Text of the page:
RG Jones shines on the Pyramid Stage
The production, for a bill headlined by U2, Coldplay, Beyoncé, Paul Simon, Elbow, Paulo Nutini, Pendulum, Plan B, Morrissey, B B King and Biffy Clyro, was based on last year's highly successful Pyramid Stage setup. It saw the team once again maximise audience sound levels while attracting virtually zero complaints from local residents, quite some achievement in Glastonbury's notoriously tricky environment.
The PA was a Martin Audio W8L Longbow rig, with a total of 64 cabinets flown in 16-deep dual inner and outer main PA hangs per side, and a further 64 W8LCs flown in four delay positions, all timed using SMAART. Loudspeaker control was via XTA DP448 digital controllers, with Klark Teknik DN360 for engineers' 'grab' EQ.
A cardioid broadside sub-bass array of Synco triple-18" woofers, custom made for the Synco Network by Martin Audio, provided thunderous and tightly controlled bass that the array's design prevented from feeding back onto stage or interfering with the sound of other stages.
The array has been refined over the past three years, in conjunction with noise monitoring specialists RPS Planning & Development, to satisfy the complex demands of maximising audience enjoyment while containing the sound in the Pyramid Stage arena.
FOH was handled by project manager Steve Carr of RG Jones and Hugo Scholten, with Mark Edwards as system engineer, supported by PA rigger Remco Verhoek and Martin Audio R&D director Jason Baird supporting the system design effort.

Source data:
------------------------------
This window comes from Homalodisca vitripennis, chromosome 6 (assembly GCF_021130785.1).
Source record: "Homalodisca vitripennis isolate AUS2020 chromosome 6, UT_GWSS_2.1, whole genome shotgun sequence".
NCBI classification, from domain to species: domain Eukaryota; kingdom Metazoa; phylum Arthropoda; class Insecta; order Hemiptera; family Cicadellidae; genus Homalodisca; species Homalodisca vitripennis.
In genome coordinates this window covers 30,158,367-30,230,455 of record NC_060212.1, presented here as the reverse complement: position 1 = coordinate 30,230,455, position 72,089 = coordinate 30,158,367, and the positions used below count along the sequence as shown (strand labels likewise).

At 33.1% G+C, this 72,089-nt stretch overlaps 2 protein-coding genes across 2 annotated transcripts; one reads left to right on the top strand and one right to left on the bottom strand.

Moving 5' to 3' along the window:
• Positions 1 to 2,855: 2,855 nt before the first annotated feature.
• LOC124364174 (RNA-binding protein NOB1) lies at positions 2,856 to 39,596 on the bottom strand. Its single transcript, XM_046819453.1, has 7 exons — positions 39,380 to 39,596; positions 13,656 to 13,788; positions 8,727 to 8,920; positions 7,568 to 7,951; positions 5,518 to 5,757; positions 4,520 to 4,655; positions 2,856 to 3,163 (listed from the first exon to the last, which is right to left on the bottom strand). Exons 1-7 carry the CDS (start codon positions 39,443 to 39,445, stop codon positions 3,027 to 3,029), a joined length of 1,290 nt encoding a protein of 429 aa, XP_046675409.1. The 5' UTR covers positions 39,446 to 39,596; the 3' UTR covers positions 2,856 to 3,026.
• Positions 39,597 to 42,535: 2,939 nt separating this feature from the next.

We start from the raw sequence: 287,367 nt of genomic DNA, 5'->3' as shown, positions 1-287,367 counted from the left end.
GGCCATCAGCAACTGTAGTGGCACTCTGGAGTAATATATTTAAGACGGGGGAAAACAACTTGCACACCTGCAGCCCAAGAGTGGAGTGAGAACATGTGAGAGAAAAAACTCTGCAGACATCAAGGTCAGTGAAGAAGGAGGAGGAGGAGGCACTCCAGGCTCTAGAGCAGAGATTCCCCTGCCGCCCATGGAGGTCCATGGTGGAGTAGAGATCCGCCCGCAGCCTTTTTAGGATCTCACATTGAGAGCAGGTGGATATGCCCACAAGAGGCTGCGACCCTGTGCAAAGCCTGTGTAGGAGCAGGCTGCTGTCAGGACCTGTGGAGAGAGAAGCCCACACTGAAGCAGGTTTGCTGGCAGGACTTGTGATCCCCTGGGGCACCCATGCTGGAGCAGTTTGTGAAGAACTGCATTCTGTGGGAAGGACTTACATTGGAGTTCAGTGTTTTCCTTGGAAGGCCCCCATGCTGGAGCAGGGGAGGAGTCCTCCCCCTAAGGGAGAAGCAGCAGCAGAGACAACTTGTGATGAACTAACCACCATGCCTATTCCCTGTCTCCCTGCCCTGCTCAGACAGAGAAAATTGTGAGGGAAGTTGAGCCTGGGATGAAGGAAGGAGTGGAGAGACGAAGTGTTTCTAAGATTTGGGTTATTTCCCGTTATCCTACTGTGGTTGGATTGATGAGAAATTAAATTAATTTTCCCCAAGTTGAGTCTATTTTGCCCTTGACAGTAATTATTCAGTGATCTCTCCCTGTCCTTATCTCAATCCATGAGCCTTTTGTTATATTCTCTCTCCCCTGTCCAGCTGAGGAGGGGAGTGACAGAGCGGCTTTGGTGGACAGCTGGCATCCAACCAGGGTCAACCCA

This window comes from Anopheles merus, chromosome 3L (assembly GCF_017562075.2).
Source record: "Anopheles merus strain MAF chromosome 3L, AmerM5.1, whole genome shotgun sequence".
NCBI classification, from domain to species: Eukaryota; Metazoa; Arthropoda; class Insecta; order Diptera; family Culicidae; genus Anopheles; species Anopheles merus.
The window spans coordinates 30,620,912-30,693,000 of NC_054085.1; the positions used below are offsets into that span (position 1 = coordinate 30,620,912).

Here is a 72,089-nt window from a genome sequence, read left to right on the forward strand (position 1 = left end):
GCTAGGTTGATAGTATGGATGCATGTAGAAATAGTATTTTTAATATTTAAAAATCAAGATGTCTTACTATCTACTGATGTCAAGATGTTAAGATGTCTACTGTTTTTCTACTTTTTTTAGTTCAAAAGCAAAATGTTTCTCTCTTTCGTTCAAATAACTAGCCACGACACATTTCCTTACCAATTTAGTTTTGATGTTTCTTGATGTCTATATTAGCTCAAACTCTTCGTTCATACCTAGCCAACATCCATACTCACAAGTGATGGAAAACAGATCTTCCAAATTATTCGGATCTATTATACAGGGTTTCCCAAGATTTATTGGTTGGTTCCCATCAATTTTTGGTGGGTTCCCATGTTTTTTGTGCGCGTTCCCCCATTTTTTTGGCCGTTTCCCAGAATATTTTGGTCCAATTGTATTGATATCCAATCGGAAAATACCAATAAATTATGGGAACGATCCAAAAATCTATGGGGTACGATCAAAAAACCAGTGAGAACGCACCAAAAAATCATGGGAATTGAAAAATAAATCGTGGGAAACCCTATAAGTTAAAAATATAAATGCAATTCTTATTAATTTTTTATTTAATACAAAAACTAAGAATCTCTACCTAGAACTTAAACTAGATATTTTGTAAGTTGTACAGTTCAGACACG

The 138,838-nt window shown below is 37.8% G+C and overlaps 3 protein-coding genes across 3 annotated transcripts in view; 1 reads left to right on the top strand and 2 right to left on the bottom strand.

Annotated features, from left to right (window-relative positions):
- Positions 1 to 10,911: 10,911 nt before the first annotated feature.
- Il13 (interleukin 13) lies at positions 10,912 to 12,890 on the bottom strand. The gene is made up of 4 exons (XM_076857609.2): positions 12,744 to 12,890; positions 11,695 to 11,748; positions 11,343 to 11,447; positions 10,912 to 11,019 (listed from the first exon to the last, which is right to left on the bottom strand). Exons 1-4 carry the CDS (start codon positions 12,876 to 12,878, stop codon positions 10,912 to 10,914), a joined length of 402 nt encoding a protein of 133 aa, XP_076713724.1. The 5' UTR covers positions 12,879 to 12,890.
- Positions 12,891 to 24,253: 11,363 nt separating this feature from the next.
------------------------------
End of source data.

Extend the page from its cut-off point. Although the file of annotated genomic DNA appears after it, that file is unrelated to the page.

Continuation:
At the front-of-house mix position, a pair of 48-channel Midas XL4 consoles handled the core mix duties along with a Digidesign Profile, all supplied by RG Jones. Fewer visiting engineers than ever before brought their own consoles, simplifying changeovers, with a Midas Pro6 and DiGiCo SD7 in use for several bands. All consoles were matrixed via two Midas XL88 mixers.
The stage was headed by Mark Isbister with Alistair Viles, Matt Sussex and Tim Wann, and monitor engineers Steve Watson and Ben Milton. A pair of Yamaha PM5D consoles streamlined stage operation, along with the team's usual Yamaha LS9 'shout' board. Isbister commented, "The equipment was very similar to last year's; we know we've got a formula that works including ARCs side-fills and Synco wedges."
He adds, "More bands than ever this year used our FOH and monitor desks, partly I think because more bands are aware of what's available, and we fulfill an element of being caretakers: here's your wire and power, and off you go.
"Likewise, quite a few big bands used Synco wedges, they're gaining in acceptance as people get more used to seeing them on the festival circuit here and in Europe, and they're a great wedge, they sound brilliant."
U2, meanwhile, brought a completely self-contained stage system. Says Isbister, "The great thing about that was that Jake Berry, U2's production manager, was on site last year with Shakira, so he'd seen how busy it can be and made some decisions that enabled them to be really streamlined and slick and take up less space on stage.
"Their monitor consoles - one for each member of the band - were housed in a 40' truck parked in the backstage dock, so we didn't have to dedicate any extra stage space to their setup and it worked really well. They were also providing stems for the outside broadcast - the BBC team received 18 sub-mixes from the U2 monitor department."
He concludes, "One of the best moments from our point of view was BB King. He didn't bring an engineer